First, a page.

Does the Bible prove open theology?
I’ve been working with my graduate theological students lately on issues pertaining to open theism. A few biblical passages have played key roles in the discussion.
I’m of the opinion that the majority of the Bible supports open theology’s notions about a loving God in relationship with the world. I think the Bible generally supports the notion that creatures have genuine freedom, which God gives them.
I also think the Bible supports, overall, the view that God does not know all of the details of the future until those details are worked out in actual experience. I believe God knows all of the possibilities for the future. But I don’t think God knows with certainty which possibilities will be actual until the time comes.
Let me be quick to admit, however, that a few passages in the Bible do not easily fit open theology. They don’t fit, at least, in the way they are typically interpreted. In some, the English words translators use lead away from an openness perspective, although the original Hebrew or Greek words may not do so.
I thought I’d post the biblical passages we’ve been working through together. In my view, they support open and relational theologies well.
In the story of Noah, we find that God observes something God apparently did not expect. In fact, God has regrets. This suggests that God doesn’t know all of the future with certainty.
“The LORD saw that the wickedness of humankind was great in the earth, and that every inclination of the thoughts of their hearts was only evil continually. And the LORD was sorry that he had made humankind on the earth, and it grieved him to his heart.” – Genesis 6:5-6
When God sends Abraham to kill his son, God isn’t sure what Abraham will do. Will he be obedient? After seeing Abraham ready to go through with the sacrifice, God learns something about Abraham God did not know previously.
“Then Abraham reached out his hand and took the knife to kill his son. But the angel of the LORD called to him from heaven, and said, "Abraham, Abraham!" And he said, "Here I am." He said, "Do not lay your hand on the boy or do anything to him; for now I know that you fear God, since you have not withheld your son, your only son, from me." Genesis 22:10-2
God Changes Plans
God says Hezekiah will die. This apparently reflects God’s plans. But Hezekiah pleads for continued life. So God changes plans, based on Hezekiah’s response. This suggests the future is not settled, complete, or done, and God doesn’t know with certainty all things that will occur in the future.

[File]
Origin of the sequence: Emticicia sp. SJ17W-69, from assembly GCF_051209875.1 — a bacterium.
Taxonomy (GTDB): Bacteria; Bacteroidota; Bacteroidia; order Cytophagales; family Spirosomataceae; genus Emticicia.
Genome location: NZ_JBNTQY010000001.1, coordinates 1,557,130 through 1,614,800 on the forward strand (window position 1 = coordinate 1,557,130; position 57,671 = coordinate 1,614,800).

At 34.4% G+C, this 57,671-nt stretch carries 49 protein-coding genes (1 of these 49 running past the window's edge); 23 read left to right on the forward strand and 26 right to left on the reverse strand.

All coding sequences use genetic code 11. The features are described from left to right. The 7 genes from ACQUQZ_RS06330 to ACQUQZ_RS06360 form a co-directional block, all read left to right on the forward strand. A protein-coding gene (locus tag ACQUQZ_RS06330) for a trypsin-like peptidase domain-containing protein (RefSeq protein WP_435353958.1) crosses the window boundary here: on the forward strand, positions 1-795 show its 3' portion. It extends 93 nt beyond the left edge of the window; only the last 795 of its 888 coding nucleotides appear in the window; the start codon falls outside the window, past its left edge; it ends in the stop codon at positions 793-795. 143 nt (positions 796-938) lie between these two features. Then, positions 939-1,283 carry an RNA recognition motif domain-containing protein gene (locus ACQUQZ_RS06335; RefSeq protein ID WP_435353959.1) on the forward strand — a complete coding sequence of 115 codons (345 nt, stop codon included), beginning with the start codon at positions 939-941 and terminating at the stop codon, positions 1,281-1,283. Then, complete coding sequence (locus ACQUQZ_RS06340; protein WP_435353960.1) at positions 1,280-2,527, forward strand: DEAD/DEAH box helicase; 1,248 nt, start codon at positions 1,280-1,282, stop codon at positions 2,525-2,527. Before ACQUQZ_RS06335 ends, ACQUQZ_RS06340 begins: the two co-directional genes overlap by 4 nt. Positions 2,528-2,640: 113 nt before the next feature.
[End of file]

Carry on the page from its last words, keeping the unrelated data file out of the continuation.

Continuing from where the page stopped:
“In those days Hezekiah became sick and was at the point of death. The prophet Isaiah son of Amoz came to him, and said to him, "Thus says the LORD: Set your house in order, for you shall die; you shall not recover." Then Hezekiah turned his face to the wall, and prayed to the LORD: "Remember now, O LORD, I implore you, how I have walked before you in faithfulness with a whole heart, and have done what is good in your sight." And Hezekiah wept bitterly. Then the word of the LORD came to Isaiah: "Go and say to Hezekiah, Thus says the LORD, the God of your ancestor David: I have heard your prayer, I have seen your tears; I will add fifteen years to your life.” Isaiah 38: 1-5
God Changes His Mind
Many of us know the story of Jonah and the big fish. But fewer know that God’s plans changed because of Nineveh’s eventual repentance. God tells Jonah that the city will fall. But because Nineveh repented, God changed his mind. God’s statement about Nineveh falling must have been conditional and not express something certain about the future.
“The word of the LORD came to Jonah a second time, saying, "Get up, go to Nineveh, that great city, and proclaim to it the message that I tell you." So Jonah set out and went to Nineveh, according to the word of the LORD. Now Nineveh was an exceedingly large city, a three days' walk across. Jonah began to go into the city, going a day's walk. And he cried out, "Forty days more, and Nineveh shall be overthrown!" And the people of Nineveh believed God; they proclaimed a fast, and everyone, great and small, put on sackcloth. When the news reached the king of Nineveh, he rose from his throne, removed his robe, covered himself with sackcloth, and sat in ashes. Then he had a proclamation made in Nineveh: "By the decree of the king and his nobles: No human being or animal, no herd or flock, shall taste anything. They shall not feed, nor shall they drink water. Human beings and animals shall be covered with sackcloth, and they shall cry mightily to God. All shall turn from their evil ways and from the violence that is in their hands. Who knows? God may relent and change his mind; he may turn from his fierce anger, so that we do not perish." When God saw what they did, how they turned from their evil ways, God changed his mind about the calamity that he had said he would bring upon them; and he did not do it.” Jonah 3:1-10
Do these passages (and many others like them) prove that open and relational theologies are the only way we rightly interpret the Bible? Do they prove that open and relational theologies offer the correct view of God and God’s relation to creation and the future?
But they offer compelling reasons for Christians who think open and relational theologies do a better job than other theological frameworks. They are strong evidence for the biblical basis for open theism. And biblical passages such as these invite us all into the discussion of how we might best think about, worship, imitate, and love the God described in the Bible.
Originally posted at For the Love of Wisdom and the Wisdom of Love